On a related note, it may seem like the San Diego outbreak, which was first recognized in March 2017, has lasted a long time. But according to Dr Foster, "It's not unusual for large person-to-person hepatitis A virus outbreaks to last for some time—usually over a year or between 1-2 years."

Strategies to Combat the Hepatitis A Outbreak

Ever since the start of the hepatitis A outbreak, public health officials in San Diego have been working tirelessly to vaccinate the homeless and those at risk. By September 30, 2017, with the assistance of community healthcare providers, the county had vaccinated 54,000 people. Of these, 36,000 vaccinations were given in clinical settings and 12,000 were given at field events. San Diego County health officials went so far as to enter homeless encampments to vaccinate those at risk.

Health officials from San Diego were vigilant in their efforts to engage, educate, and vaccinate the community. "The overall strategy for outbreak control," said Dr McDonald, "has been to vaccinate those people at risk, to promote proper sanitation and hygiene, and to educate for prevention." To this end, officials employed a novel combination of strategies including the following:

  • Distributing hygiene kits;

  • Setting up hand-washing stations;

  • Running a public advertisement campaign;

  • Setting up a phone hotline; and

  • Holding community talks.

Takeaways

One takeaway from the San Diego hepatitis A outbreak is the renewed importance of vaccinating at-risk groups—especially elderly patients with chronic liver disease who are at greatest risk for death from hepatitis A infection. Currently, coverage rates for hepatitis A and other vaccines are low.[2] "Despite hepatitis A being a vaccine-preventable disease," said Dr Foster, "the changing epidemiology reveals increased susceptibility of infection in older persons who are more likely to have underlying chronic issues, and that's important because it's more likely to burden the medical health systems in these cases."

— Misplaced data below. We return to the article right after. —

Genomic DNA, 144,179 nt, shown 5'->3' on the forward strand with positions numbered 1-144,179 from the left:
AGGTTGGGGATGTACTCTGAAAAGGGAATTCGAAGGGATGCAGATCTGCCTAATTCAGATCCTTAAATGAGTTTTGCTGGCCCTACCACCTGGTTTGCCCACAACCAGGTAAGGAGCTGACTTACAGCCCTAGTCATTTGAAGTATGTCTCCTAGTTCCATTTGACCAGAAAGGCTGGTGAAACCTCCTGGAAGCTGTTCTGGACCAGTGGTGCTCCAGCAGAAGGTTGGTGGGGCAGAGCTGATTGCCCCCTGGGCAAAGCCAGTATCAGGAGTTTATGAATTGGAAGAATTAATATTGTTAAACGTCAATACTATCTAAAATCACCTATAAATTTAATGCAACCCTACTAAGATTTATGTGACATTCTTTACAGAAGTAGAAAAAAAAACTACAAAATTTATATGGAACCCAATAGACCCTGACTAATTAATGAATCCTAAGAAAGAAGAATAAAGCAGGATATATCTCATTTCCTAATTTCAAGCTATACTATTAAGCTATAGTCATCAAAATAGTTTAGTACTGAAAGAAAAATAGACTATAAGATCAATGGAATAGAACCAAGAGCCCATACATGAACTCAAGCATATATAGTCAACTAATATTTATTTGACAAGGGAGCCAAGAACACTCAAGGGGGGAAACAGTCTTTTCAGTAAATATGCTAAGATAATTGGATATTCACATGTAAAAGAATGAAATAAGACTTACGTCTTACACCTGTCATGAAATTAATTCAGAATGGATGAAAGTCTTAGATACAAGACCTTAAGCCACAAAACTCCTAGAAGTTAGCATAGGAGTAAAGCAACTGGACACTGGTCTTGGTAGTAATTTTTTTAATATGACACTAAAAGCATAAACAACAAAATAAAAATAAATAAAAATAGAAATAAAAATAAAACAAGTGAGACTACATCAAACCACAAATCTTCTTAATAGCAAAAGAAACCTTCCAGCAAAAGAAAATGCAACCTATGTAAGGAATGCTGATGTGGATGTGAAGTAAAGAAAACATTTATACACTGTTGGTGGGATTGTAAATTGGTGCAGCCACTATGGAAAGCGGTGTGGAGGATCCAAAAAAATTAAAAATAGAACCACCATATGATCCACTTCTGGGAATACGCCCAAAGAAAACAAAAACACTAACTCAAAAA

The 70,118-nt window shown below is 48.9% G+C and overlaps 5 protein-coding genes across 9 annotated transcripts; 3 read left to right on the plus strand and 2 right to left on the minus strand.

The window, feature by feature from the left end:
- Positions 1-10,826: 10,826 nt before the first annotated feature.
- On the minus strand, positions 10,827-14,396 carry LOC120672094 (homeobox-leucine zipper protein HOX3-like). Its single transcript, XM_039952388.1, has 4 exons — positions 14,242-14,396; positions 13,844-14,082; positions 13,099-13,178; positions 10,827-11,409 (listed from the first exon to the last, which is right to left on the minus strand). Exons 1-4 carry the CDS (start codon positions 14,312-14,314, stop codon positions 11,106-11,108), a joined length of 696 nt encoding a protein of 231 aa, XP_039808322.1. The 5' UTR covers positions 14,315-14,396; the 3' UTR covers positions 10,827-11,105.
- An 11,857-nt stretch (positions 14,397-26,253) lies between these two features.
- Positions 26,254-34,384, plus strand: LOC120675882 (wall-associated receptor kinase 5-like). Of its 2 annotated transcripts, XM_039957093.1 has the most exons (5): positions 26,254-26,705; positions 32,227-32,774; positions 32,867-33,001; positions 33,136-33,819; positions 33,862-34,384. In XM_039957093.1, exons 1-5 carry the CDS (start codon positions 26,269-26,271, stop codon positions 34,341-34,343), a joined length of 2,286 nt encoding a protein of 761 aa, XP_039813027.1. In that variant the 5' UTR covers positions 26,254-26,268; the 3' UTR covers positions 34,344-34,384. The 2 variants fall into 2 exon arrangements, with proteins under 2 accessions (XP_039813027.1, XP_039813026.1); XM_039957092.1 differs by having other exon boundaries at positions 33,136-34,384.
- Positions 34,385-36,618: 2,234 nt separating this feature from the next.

The second—and most noteworthy—takeaway from the San Diego hepatitis A outbreak is the elucidation of the homeless as a distinct risk factor for infection with the disease. "The biggest new piece of the puzzle in this hepatitis A outbreak is the homeless factor.... Being homeless in and of itself was not seen as a risk of being infected with hepatitis A, but these other issues that may come with homelessness [such as chronic liver disease and illicit substance use] were. I think that the individuals who look at the data from this outbreak and other clusters among homeless will look to see if maybe homeless should be added to this at-risk group as far recommendations overall and not just in California," stated Dr Foster.

Finally, it's important to mention that even if the homeless are recognized as a specific risk group warranting hepatitis A vaccination, it's difficult to engage this population—especially outside of an emergency department setting where these individuals often receive healthcare. According to Dr Foster, "You can imagine that there are challenges addressing the needs of the high-risk population in this particular outbreak because of higher incidences of mental health disease and other comorbidities and possible distrust of the government—all of that adds to an already challenging task."